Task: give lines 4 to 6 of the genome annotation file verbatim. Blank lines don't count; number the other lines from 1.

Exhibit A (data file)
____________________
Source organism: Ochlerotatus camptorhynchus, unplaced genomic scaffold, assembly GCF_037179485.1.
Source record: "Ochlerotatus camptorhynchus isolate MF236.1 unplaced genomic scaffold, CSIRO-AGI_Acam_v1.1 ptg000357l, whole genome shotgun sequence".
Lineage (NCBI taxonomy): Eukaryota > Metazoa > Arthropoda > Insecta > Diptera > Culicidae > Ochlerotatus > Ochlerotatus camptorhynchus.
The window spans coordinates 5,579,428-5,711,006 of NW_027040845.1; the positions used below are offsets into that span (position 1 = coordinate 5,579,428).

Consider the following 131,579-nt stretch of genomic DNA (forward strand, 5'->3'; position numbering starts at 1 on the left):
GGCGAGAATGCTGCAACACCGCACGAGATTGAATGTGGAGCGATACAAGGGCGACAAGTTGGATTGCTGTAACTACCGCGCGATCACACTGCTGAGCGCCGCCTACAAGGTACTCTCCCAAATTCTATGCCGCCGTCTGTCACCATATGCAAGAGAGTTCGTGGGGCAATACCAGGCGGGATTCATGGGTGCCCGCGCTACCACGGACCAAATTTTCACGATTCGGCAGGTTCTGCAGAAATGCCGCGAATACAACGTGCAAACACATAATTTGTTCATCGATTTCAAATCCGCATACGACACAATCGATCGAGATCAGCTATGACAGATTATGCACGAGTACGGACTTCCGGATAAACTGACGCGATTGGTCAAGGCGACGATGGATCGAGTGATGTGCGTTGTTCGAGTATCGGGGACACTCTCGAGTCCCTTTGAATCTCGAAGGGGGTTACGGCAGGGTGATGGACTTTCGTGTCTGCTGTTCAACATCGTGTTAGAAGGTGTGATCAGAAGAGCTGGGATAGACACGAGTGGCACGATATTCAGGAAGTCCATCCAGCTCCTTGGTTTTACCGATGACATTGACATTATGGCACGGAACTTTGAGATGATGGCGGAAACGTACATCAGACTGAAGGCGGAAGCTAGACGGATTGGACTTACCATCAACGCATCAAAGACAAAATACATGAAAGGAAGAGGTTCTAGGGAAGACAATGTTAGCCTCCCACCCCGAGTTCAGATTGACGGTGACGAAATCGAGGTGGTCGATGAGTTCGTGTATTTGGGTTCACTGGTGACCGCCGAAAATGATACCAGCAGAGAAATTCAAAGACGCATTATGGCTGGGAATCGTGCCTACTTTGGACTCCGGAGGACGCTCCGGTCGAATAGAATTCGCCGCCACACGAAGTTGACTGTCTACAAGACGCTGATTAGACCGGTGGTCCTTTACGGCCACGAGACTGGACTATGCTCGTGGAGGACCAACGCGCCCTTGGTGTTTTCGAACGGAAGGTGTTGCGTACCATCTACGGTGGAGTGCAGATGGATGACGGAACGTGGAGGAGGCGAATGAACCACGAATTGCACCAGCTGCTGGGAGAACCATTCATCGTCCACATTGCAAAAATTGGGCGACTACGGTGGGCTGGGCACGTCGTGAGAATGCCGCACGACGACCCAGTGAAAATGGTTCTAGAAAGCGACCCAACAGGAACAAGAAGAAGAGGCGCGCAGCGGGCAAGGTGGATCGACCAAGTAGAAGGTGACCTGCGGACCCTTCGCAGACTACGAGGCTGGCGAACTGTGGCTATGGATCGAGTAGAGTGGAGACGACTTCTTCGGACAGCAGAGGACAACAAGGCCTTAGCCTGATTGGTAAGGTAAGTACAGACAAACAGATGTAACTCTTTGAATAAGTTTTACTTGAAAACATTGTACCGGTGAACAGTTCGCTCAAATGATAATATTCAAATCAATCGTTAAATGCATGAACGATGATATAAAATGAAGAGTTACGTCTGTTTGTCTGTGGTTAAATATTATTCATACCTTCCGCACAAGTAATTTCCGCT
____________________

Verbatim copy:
The window spans coordinates 5,579,428-5,711,006 of NW_027040845.1; the positions used below are offsets into that span (position 1 = coordinate 5,579,428).

Consider the following 131,579-nt stretch of genomic DNA (forward strand, 5'->3'; position numbering starts at 1 on the left):
GGCGAGAATGCTGCAACACCGCACGAGATTGAATGTGGAGCGATACAAGGGCGACAAGTTGGATTGCTGTAACTACCGCGCGATCACACTGCTGAGCGCCGCCTACAAGGTACTCTCCCAAATTCTATGCCGCCGTCTGTCACCATATGCAAGAGAGTTCGTGGGGCAATACCAGGCGGGATTCATGGGTGCCCGCGCTACCACGGACCAAATTTTCACGATTCGGCAGGTTCTGCAGAAATGCCGCGAATACAACGTGCAAACACATAATTTGTTCATCGATTTCAAATCCGCATACGACACAATCGATCGAGATCAGCTATGACAGATTATGCACGAGTACGGACTTCCGGATAAACTGACGCGATTGGTCAAGGCGACGATGGATCGAGTGATGTGCGTTGTTCGAGTATCGGGGACACTCTCGAGTCCCTTTGAATCTCGAAGGGGGTTACGGCAGGGTGATGGACTTTCGTGTCTGCTGTTCAACATCGTGTTAGAAGGTGTGATCAGAAGAGCTGGGATAGACACGAGTGGCACGATATTCAGGAAGTCCATCCAGCTCCTTGGTTTTACCGATGACATTGACATTATGGCACGGAACTTTGAGATGATGGCGGAAACGTACATCAGACTGAAGGCGGAAGCTAGACGGATTGGACTTACCATCAACGCATCAAAGACAAAATACATGAAAGGAAGAGGTTCTAGGGAAGACAATGTTAGCCTCCCACCCCGAGTTCAGATTGACGGTGACGAAATCGAGGTGGTCGATGAGTTCGTGTATTTGGGTTCACTGGTGACCGCCGAAAATGATACCAGCAGAGAAATTCAAAGACGCATTATGGCTGGGAATCGTGCCTACTTTGGACTCCGGAGGACGCTCCGGTCGAATAGAATTCGCCGCCACACGAAGTTGACTGTCTACAAGACGCTGATTAGACCGGTGGTCCTTTACGGCCACGAGACTGGACTATGCTCGTGGAGGACCAACGCGCCCTTGGTGTTTTCGAACGGAAGGTGTTGCGTACCATCTACGGTGGAGTGCAGATGGATGACGGAACGTGGAGGAGGCGAATGAACCACGAATTGCACCAGCTGCTGGGAGAACCATTCATCGTCCACATTGCAAAAATTGGGCGACTACGGTGGGCTGGGCACGTCGTGAGAATGCCGCACGACGACCCAGTGAAAATGGTTCTAGAAAGCGACCCAACAGGAACAAGAAGAAGAGGCGCGCAGCGGGCAAGGTGGATCGACCAAGTAGAAGGTGACCTGCGGACCCTTCGCAGACTACGAGGCTGGCGAACTGTGGCTATGGATCGAGTAGAGTGGAGACGACTTCTTCGGACAGCAGAGGACAACAAGGCCTTAGCCTGATTGGTAAGGTAAGTACAGACAAACAGATGTAACTCTTTGAATAAGTTTTACTTGAAAACATTGTACCGGTGAACAGTTCGCTCAAATGATAATATTCAAATCAATCGTTAAATGCATGAACGATGATATAAAATGAAGAGTTACGTCTGTTTGTCTGTGGTTAAATATTATTCATACCTTCCGCACAAGTAATTTCCGCT